Toyota’s Woven City: Hydrogen Heaven
The Japanese car giant is not a big fan of electric vehicles and has been focusing on hybrid for a while now. At CES Las Vegas, Toyota reinforced this message and announced an exciting new initiative: a hydrogen village.
The village will be called “Woven City” and is to be built on a 175-acre site at the base of Japan’s iconic Mount Fuji. Toyota has appointed the Danish architect Bjarke Ingels to build the site. Ingels was previously in charge of 2 World Trade Center, the Lego House and several of Google’s office buildings.
Woven City will be high tech with a focus on sustainability. The buildings will mostly be made from wood and manufactured according to traditional Japanese methods. The city will be powered by hydrogen fuel cells in combination with photovoltaic panels. Native vegetation will not be removed to build the site, but rather “woven” into the city’s streets and buildings.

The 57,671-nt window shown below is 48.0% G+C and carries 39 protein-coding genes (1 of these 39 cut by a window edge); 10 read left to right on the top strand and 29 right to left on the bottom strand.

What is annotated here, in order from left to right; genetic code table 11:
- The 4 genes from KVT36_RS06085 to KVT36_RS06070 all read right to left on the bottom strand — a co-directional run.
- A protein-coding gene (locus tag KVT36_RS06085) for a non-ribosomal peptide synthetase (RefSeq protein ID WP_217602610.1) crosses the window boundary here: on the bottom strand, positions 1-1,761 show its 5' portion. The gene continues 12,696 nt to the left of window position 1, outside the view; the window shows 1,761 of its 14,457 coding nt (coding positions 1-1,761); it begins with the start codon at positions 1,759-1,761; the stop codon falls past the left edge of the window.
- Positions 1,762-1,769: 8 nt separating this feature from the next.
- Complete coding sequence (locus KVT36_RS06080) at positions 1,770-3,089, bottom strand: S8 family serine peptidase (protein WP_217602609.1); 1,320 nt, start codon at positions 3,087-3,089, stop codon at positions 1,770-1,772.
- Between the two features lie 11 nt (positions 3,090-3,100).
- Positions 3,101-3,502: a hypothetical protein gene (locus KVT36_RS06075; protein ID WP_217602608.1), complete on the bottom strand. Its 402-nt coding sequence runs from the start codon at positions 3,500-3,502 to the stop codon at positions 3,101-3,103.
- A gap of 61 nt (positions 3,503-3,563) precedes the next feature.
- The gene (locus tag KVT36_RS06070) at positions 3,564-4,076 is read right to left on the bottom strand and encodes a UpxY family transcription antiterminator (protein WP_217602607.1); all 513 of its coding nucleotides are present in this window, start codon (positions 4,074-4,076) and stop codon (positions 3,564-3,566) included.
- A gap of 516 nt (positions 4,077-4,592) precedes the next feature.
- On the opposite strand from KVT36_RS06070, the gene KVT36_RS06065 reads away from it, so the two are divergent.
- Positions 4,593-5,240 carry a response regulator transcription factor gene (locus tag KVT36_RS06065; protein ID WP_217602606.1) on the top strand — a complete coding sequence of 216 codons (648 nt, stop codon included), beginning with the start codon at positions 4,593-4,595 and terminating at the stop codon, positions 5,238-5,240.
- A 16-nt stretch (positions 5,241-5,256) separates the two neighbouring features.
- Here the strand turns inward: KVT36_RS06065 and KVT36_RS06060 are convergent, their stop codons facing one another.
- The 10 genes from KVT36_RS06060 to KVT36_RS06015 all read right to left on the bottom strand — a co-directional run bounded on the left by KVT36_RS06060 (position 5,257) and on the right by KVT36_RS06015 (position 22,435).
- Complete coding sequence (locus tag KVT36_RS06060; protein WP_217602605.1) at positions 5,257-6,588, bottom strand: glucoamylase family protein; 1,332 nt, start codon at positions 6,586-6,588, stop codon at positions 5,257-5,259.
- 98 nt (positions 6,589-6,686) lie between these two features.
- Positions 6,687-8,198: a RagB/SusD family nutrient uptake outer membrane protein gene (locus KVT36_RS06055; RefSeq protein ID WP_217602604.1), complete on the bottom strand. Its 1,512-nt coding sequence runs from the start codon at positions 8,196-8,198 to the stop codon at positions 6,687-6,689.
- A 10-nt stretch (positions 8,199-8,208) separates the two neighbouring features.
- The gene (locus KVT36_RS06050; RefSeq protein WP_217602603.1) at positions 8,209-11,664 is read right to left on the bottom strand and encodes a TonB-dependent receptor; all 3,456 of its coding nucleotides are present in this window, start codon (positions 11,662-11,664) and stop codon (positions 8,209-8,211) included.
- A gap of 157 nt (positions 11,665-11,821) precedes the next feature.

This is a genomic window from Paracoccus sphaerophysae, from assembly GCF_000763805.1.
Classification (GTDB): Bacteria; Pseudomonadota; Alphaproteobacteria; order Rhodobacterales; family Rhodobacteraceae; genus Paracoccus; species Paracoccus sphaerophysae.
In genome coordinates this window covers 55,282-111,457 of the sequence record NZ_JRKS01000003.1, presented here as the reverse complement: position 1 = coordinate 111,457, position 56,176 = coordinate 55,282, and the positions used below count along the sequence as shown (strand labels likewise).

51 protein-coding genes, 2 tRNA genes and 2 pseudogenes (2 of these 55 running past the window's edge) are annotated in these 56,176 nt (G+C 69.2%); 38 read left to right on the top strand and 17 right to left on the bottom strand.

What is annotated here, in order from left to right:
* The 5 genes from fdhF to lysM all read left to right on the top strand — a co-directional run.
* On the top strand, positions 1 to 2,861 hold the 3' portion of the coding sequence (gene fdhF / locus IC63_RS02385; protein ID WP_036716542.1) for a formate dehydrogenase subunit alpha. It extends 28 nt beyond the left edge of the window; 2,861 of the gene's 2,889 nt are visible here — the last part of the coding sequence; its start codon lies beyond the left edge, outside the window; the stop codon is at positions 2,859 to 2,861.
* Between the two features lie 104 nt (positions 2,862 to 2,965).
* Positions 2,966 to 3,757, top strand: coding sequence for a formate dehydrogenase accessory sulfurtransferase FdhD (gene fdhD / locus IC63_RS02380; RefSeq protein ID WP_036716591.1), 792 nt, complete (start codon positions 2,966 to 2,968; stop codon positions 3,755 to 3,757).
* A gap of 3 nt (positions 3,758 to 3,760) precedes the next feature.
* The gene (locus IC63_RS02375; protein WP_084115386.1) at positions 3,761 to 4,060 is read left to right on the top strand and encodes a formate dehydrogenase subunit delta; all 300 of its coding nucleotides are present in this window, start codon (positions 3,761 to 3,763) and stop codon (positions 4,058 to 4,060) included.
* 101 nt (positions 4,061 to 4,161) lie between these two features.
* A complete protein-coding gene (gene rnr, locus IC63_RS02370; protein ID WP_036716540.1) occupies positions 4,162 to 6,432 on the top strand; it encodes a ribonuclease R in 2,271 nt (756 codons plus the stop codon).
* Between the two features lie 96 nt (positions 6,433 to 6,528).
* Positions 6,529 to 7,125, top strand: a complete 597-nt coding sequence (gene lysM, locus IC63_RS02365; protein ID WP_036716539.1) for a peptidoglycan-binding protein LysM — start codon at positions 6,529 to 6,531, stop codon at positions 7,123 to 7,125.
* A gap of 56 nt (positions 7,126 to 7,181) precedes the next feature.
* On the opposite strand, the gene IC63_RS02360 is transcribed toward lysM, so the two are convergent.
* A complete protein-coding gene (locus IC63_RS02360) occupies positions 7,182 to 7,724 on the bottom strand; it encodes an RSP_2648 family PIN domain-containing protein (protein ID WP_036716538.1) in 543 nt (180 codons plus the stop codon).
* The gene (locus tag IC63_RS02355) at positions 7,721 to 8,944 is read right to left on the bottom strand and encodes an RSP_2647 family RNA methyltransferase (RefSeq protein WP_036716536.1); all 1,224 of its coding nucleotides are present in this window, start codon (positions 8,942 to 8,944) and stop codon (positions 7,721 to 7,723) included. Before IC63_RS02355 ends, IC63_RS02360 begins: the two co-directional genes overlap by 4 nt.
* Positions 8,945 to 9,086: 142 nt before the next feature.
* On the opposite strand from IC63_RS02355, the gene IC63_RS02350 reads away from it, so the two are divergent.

As for human and goods transportation, Toyota is conceiving 3 types of roads: high speed roads, low speed roads and pedestrian-only roads. In order to accelerate the assessment of this concept as well as to test autonomous and hydrogen vehicles, the 3 types of roads weave together and form an organic grid pattern.
The people who will be living in the city – Toyota employees, retired people, scientist, industry partners and retailers – will only be using autonomous and/or hydrogen powered vehicles. Toyota plans to deploy its e-Palettes both for people transport and retail.
Akio Toyoda, TMC’s president, shared at CES that Woven City “is a unique opportunity to develop future technologies, including a digital operating system for the city's infrastructure. With people, buildings and vehicles all connected and communicating with each other through data and sensors, we will be able to test connected AI technology... in both the virtual and the physical realms...”
The construction will start in 2021.